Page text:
911 warning

Suture Questions

Return to Index


Does this describe your child's symptoms?

Click image for more info

Laceration - Scalp (After Staples)

Wound Infection - Suture Site


  • This topic covers common questions about sutures or stitches

  • Skin glue (Dermabond) is also covered

If not, see these topics

  • Your child has a cut and you wonder if she needs stitches, see CUTS, SCRAPES, or BRUISES

  • Wound looks infected, see WOUND INFECTION


When to Call Your Doctor

call 911

Call 911 Now (your child may need an ambulance) If

  • Not moving or too weak to stand

call now

Call Your Doctor Now (night or day) If

  • Your child looks or acts very sick

  • Major surgical wound that's starting to open up

  • Bleeding that won't stop after 10 minutes of direct pressure

  • Suture came out early and wound has re-opened

  • Wound looks infected (redness, red streaks, swollen, pus)

  • Fever occurs

  • You think your child needs to be seen urgently

call within 24 hours

Call Your Doctor Within 24 Hours (between 9 am and 4 pm) If

  • You think your child needs to be seen, but not urgently

  • Suture came out early and wound is still closed

  • Suture removal is overdue

call within 24 hours

Call Your Doctor During Weekday Office Hours If

  • You have other questions or concerns

home care

Parent Care at Home If

  • Sutured wound with no complications and you don't think your child needs to be seen



  1. Suture Care for a normal sutured wound:

    • Keep sutured wounds completely dry for first 24 hours (4 hours for Dermabond skin glue). If needed, use a sponge bath.

    • After 24 hours, can take brief showers.

    • Avoid swimming, baths or soaking the wound until sutures are removed or Dermabond has fallen off. (Reason: Water in the wound can interfere with healing).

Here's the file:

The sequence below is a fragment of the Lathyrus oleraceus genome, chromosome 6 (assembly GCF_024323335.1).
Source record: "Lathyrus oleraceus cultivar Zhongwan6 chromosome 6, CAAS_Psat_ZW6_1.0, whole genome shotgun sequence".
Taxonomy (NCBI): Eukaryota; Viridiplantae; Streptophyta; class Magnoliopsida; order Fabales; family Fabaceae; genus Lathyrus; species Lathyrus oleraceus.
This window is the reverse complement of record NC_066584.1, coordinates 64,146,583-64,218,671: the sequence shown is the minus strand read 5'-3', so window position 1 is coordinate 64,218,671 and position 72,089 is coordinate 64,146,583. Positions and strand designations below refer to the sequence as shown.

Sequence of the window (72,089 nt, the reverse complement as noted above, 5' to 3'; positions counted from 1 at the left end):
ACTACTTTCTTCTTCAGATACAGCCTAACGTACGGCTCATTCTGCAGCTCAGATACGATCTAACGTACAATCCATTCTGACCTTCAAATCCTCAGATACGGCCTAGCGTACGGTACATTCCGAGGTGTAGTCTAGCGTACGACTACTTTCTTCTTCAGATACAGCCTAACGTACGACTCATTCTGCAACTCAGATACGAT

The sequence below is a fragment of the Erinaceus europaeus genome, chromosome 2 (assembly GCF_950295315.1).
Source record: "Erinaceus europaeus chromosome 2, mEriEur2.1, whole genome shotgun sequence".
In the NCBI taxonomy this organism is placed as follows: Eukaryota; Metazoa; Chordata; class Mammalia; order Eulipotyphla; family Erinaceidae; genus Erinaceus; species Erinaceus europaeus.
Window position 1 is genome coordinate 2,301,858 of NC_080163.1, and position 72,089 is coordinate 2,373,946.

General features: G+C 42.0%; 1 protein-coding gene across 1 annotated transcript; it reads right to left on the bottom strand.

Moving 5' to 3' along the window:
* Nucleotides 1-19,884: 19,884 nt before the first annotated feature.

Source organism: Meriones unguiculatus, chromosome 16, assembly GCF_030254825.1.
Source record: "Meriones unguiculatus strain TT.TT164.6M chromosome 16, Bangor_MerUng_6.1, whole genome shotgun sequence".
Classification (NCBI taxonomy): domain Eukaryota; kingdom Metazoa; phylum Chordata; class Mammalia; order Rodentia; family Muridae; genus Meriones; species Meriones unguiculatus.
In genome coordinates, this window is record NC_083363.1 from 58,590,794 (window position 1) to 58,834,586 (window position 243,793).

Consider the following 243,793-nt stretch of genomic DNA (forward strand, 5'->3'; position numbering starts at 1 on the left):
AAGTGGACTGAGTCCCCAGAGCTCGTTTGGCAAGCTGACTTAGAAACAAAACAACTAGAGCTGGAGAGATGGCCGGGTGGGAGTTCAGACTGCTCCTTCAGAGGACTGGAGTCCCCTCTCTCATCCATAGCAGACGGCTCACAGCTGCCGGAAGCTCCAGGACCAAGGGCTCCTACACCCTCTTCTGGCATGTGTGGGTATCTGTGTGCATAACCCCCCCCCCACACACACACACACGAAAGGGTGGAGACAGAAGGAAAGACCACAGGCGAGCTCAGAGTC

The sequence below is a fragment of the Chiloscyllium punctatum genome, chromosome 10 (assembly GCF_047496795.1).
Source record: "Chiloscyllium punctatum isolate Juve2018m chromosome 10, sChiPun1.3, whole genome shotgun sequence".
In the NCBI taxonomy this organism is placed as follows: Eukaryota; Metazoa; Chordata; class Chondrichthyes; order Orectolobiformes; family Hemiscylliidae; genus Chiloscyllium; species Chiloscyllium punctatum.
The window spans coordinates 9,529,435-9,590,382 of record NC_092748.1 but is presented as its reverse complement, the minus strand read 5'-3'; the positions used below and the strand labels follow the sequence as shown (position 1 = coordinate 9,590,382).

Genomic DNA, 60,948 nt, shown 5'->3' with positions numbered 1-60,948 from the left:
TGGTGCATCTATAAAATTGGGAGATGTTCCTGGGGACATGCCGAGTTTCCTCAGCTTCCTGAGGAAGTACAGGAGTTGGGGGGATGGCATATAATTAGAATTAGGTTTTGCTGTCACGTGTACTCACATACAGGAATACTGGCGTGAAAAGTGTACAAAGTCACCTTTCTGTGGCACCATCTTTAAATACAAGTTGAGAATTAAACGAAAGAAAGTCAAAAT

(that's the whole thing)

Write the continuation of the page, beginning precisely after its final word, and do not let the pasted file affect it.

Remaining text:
• Apply antibiotic ointment (such as Polysporin) 3 times a day (no prescription needed). Reason: to prevent infection and a thick scab. (Caution: don't apply any ointments or creams to Dermabond skin glue)

    • Cleanse with warm water once daily or if becomes soiled.

    • Change wound dressing when wet or soiled.

    • Dressing no longer needed when edge of wound closed (usually 48 hours). EXCEPTION: dressing needed to prevent sutures from catching on clothing.

    • For pain relief, give acetaminophen (e.g. Tylenol) or ibuprofen as needed (see Dosage table).

  2. Removal Date: Guidelines for when particular sutures (stitches) should be removed:


    4-5 days


    7 days

    Arms and back of hands

    7 days


    7-10 days

    Chest, abdomen or back

    7- 10 days

    Legs and top of feet

    10 days

    Palms, soles, fingers or toes

    12-14 days

    Overlying a joint

    12-14 days

  3. Removal Delays:

    • Don't miss your appointment for removing sutures.

    • Leaving sutures in too long can leave unnecessary skin marks and occasionally scarring.

    • It also makes suture removal more difficult.

  4. Suture Out Early: If the sutures come out early, reinforce the wound with tape or butterfly Band-Aids until the office visit.

  5. Wound Protection: After removal of sutures:

    • Protect the wound from injury during the following month.

    • Avoid sports that could re-injure the wound. If a sport is essential, apply tape before playing.

    • Allow the scab to fall off naturally. Do not try to pick it off. (Reason: prevent scarring)

  6. Call Your Doctor If:

    • Looks infected

    • Fever

    • Sutures come out early

    • Your child becomes worse

And remember, contact your doctor if your child develops any of the "Call Your Doctor" symptoms.

Sign up for our e-newsletter!

Get tips to help you manage your family's health, options to boost your fitness and advice to live your best life.